arcuate

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arcuate

 [ahr´ku-āt]
bent like a bow.

ar·cu·ate

(ar'kyū-āt),
Denoting a form that is arched or has the shape of a bow.
Synonym(s): arcate, arciform
[L. arcuatus, bowed]

arcuate

/ar·cu·ate/ (ahr´ku-āt) arc-shaped; arranged in arches.

arcuate

[är′kyo̅o̅·at]
Etymology: L, arcuatus, bowed
an arch or bow shape.

ar·cu·ate

(ahrk'yū-ăt)
Denoting a form that is arched or has the shape of a bow.
Synonym(s): arciform.
[L. arcuatus, bowed]

arcuate

Bowed, arched or curved. From the Latin arcus , a bow.

arcuate

curved in the form of a bow to the extent of a quadrant of a circle or more.

arcuate

arch-shaped

ar·cu·ate

(ahrk'yū-ăt)
Denoting a form that is arched or has the shape of a bow.
Synonym(s): arcate, arciform.
[L. arcuatus, bowed]

arcuate

bent like a bow.

arcuate line
part of the terminal line that marks the boundary of the pelvic inlet and which extends from the sacrum to the pubic brim.
arcuate vessels
the radicles of the interlobar arteries of the kidney found at the corticomedullary junction that give off the interlobular arteries.
References in periodicals archive ?
Beyond the prototypes offered by such works of portable Byzantine art, the presence of arcuated canopies in early Italian scenes of burial is explained more directly by reference to the ceremonial baldachins of stone framing Italian monumental wall-tombs for the honored dead, ecclesiastical and lay, of the later dugento and trecento.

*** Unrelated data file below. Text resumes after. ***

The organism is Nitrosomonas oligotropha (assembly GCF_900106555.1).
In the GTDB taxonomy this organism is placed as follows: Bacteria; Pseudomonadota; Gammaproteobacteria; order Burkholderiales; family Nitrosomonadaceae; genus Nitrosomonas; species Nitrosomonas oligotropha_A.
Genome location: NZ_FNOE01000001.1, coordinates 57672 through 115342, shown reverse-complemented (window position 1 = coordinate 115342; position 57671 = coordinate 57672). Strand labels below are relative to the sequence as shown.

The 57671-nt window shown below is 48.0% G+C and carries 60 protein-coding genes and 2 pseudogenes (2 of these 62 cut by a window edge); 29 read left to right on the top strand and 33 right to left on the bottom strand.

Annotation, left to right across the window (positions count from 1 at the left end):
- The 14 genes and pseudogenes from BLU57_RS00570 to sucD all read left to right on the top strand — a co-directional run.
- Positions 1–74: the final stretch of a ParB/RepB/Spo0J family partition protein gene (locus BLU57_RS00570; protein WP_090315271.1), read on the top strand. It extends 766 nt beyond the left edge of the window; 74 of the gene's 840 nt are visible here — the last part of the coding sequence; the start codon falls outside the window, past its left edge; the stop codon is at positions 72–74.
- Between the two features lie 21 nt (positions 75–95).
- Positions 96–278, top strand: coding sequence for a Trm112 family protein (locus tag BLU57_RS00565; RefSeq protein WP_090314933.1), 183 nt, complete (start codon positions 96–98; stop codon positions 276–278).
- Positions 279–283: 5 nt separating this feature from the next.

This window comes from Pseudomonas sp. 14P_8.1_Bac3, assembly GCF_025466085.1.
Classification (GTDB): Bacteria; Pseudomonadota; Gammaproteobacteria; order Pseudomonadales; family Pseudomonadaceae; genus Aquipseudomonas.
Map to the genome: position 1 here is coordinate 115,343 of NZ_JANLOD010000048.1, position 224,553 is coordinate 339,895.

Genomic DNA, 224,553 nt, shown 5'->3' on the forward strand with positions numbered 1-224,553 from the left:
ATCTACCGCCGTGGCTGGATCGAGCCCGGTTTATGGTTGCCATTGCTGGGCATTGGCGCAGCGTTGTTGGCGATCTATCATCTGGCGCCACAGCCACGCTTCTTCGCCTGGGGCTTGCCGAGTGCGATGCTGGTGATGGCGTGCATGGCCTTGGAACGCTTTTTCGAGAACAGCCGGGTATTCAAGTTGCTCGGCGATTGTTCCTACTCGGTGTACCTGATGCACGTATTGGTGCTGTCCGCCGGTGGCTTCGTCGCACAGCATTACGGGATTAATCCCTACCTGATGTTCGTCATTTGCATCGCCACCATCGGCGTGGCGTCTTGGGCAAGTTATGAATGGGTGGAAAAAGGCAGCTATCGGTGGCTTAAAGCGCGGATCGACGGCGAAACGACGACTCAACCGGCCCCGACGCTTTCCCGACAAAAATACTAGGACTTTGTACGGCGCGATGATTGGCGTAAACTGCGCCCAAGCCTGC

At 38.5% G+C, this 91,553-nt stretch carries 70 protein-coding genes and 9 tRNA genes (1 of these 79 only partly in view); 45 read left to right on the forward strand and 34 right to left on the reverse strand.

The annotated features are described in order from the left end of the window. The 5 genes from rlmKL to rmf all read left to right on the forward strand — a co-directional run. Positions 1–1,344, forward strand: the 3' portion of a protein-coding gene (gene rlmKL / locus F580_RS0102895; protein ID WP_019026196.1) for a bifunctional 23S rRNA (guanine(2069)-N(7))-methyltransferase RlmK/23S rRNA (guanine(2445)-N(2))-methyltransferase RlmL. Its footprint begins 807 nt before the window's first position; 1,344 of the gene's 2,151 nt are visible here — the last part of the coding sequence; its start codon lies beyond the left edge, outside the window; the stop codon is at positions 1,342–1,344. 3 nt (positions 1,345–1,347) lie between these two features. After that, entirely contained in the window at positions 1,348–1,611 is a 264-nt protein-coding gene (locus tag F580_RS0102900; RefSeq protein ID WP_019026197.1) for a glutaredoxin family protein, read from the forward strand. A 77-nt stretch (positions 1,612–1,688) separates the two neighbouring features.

In the next generation, Tino di Camaino developed the arcuated wall-tomb further, drawing additional elements from Arnolfo and, it seems, from his probable master Giovanni Pisano as well.
Like the trabeated tomb baldachins with pitched roofs of the Late Middle Ages that saw limited favor in Rome and Southern Italy, the arcuated form that triumphed not only on Italian soil but in Northern Europe as well had fully freestanding sources that predate the enfeu wall-tomb and ultimately even the arcosolium.
103) The pertinence of this observation becomes clear when considering the fourth narrative context for the arcuated canopy or dome in early Italian art, returning this inquiry to the loggia of the Florentine Misericordia Confraternity: those occasions on which one individual ministers to another.
Significantly, artists often pictured such events in and following Francis's life as occurring before the arcuated ciborium of an altar (or, less frequently, with a domed construction present), recalling how one such structure can function in multiple ways, and reminding viewers that acts of curing the sick along with other works of mercy had, after all, biblical sanction, taking on almost sacramental character.
But the single bay of the Misericordia loggia, inescapably reminiscent on purely formal grounds of the first three types of arcuated structures surveyed here that were so deeply ingrained in the late-medieval mind, also functioned as a place of public distinction for the company and as a sacred space wherein the distribution of foundlings and orphans truly became God's work.